The composition of the agricultural industry has changed over time, which has affected the food industry. Genetically modified foods have been a major topic of discussion in the world. Since the long-term effects of GMOs on human’s health and the environment are not yet defined, the European Union has decided to place very strict regulations on GM food, while the United States is more lenient. The consumers in each country have affected the severity of the regulations. The EU has adopted strict regulations since the consumers do not trust their regulatory agencies as much, due to their history of health outbreaks such as mad-cow disease. The EU is following a precautionary principle and the US is following a postcautionary principle. Continue reading
The drinking culture today attracts a lot of attention. Since 1984 the drinking age in the United States has been twenty-one. This law has been considered a “bad social policy and a terrible law.” There is a lot of discussion why a soldier can fight and die for the country and not enjoy a beer. I believe this poses a very interesting paradox. Furthermore I believe the drinking age at 21 has caused a culture with more binge drinking and reckless alcohol consumption.
If the drinking age is lowered, I suppose the college drinking atmosphere would be different since it would be less of a deal to drink heavily. I believe the drinking culture today is a result of deprivation. Continue reading
Upon taking the technology quiz I was deemed a “Digital Collaborator.” This grouping means I enjoy using information technology to connect with others. I am also confident in my skills to manage and use technology. I would agree that I fit into this category. I believe advances in technology have made it much easier for people to collaborate.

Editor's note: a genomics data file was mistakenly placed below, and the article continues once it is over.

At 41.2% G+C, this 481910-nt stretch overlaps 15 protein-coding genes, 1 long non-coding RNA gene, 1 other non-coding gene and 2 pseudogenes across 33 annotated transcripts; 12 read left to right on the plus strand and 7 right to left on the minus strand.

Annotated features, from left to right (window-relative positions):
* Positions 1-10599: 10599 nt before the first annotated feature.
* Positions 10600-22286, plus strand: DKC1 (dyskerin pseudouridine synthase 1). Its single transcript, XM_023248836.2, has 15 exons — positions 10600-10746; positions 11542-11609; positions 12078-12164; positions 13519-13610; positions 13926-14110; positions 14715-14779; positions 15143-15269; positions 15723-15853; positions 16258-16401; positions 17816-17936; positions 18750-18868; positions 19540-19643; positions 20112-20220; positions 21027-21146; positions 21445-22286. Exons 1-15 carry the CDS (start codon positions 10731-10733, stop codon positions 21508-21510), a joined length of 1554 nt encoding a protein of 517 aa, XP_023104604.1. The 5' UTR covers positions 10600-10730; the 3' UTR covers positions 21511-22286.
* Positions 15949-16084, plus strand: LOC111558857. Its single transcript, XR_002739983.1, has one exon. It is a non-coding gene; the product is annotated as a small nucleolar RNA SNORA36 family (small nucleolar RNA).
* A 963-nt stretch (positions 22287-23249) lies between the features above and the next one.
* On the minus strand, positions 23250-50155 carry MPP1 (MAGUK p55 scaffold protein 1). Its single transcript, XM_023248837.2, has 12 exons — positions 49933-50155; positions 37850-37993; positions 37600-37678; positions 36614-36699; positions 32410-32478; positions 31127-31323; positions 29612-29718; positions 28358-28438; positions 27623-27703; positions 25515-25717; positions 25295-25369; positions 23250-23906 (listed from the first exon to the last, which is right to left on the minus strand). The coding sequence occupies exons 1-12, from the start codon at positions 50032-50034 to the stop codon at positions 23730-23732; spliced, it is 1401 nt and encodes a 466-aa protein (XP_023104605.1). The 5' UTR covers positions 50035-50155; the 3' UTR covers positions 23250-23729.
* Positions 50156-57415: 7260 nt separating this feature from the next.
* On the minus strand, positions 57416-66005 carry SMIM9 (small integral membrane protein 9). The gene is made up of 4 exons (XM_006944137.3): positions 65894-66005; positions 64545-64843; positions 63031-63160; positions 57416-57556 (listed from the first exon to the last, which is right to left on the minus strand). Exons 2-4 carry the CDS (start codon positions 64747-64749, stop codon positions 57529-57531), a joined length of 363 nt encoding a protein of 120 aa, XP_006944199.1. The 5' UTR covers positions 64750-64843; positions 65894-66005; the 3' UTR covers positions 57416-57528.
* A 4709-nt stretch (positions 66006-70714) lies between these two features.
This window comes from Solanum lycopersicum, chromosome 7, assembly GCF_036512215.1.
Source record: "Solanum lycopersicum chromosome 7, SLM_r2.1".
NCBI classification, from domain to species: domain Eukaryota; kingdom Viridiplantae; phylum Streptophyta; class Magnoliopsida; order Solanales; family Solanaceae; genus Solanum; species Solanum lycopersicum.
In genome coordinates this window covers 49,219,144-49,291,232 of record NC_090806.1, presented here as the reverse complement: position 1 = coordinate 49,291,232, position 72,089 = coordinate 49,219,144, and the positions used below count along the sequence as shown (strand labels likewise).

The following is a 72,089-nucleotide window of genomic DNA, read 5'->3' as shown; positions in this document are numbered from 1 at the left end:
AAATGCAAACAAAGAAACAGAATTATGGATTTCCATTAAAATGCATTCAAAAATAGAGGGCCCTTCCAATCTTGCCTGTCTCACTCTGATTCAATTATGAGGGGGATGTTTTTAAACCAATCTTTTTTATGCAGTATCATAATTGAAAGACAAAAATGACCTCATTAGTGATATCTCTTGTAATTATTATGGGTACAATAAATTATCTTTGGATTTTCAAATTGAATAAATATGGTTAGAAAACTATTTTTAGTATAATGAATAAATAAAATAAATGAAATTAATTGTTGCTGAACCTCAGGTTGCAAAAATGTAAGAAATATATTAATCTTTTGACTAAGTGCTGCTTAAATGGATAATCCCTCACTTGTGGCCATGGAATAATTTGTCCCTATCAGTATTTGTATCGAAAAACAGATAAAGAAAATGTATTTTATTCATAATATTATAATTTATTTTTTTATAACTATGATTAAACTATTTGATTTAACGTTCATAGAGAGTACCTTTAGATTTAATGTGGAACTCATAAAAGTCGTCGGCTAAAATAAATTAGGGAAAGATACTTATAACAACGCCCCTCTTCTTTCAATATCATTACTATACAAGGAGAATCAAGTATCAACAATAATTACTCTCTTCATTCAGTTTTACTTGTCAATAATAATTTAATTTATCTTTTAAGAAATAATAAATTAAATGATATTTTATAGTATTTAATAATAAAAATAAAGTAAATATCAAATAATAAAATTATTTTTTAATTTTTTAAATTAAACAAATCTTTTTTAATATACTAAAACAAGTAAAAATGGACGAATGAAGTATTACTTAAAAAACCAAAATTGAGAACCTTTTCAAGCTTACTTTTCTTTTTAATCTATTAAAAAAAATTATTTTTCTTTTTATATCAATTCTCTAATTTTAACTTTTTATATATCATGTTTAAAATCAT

I choose to stick with the theme of collaboration for my blog. I would like to focus on the invention of Google Docs. I have had many group projects in college and Google Docs has made group work much easier and more convenient. Google describes Google Docs as, “an easy-to-use online word processor, spreadsheet and presentation editor that enables you and your students to create, store and share instantly and securely, and collaborate online in real time.” Continue reading
The composition of the agricultural industry has changed tremendously over time. New technology and corporations have impacted and changed the traditional culture of agriculture. Farming with genetically modified organisms (GMOs) has increased in popularity in the United States. Monsanto has revolutionized the agricultural industry through its genetically engineered seeds (Ferrell, Fraedrich, Ferrell, 304). Monsanto is a highly scrutinized corporation due to its infamous reputation for accusing farmers of patent infringement and its manipulation of dairy products through biotechnology processes. Continue reading
I watched Dambisa Moyo’s Ted talk: “Is China the new idol for emerging economies?” I decided to watch this talk because I am taking an African Economic Development course this semester and my professor mentioned Dambisa Moyo’s point of view on developing countries. This talk raised many interesting questions about economics and political systems.
My paper two focuses on Monsanto. To begin my research I went to Bucknell’s library website and then the Worldcat Library website. I searched “Monsanto ethics.” Many sources came up and I choose to locate the book titled Business Ethics: Ethical Decision Making and Cases. I wrote down the call number and retrieved the book.
After reading the online description and contents of the book, I decided this would be a perfect book since it discussed business ethics and had a case devoted to Monsanto as well! Continue reading
This is another good topic for this week’s blog. I enjoy how these subject matters are very pertinent to today’s political and economic debates. The quiz was a great way to start discussions. I got a 8/10 on the quiz. I knew a fair amount on the rules behind the PPACA, but I did not expect to get an 80%. I would admit that this quiz was not the best indicator of my knowledge since I guessed on a couple of questions. One question I got wrong was “Will the health reform law require employers with 50 or more employees to pay a fine if they don’t offer health insurance?” The answer is yes. I was unaware of this provision. I did not know the PPACA required employers, who employed over a certain threshold of full time employees, to pay a fine. Instead I was under the impression employers would only face a fine if they did not offer health insurance to employees who worked over thirty hours a week.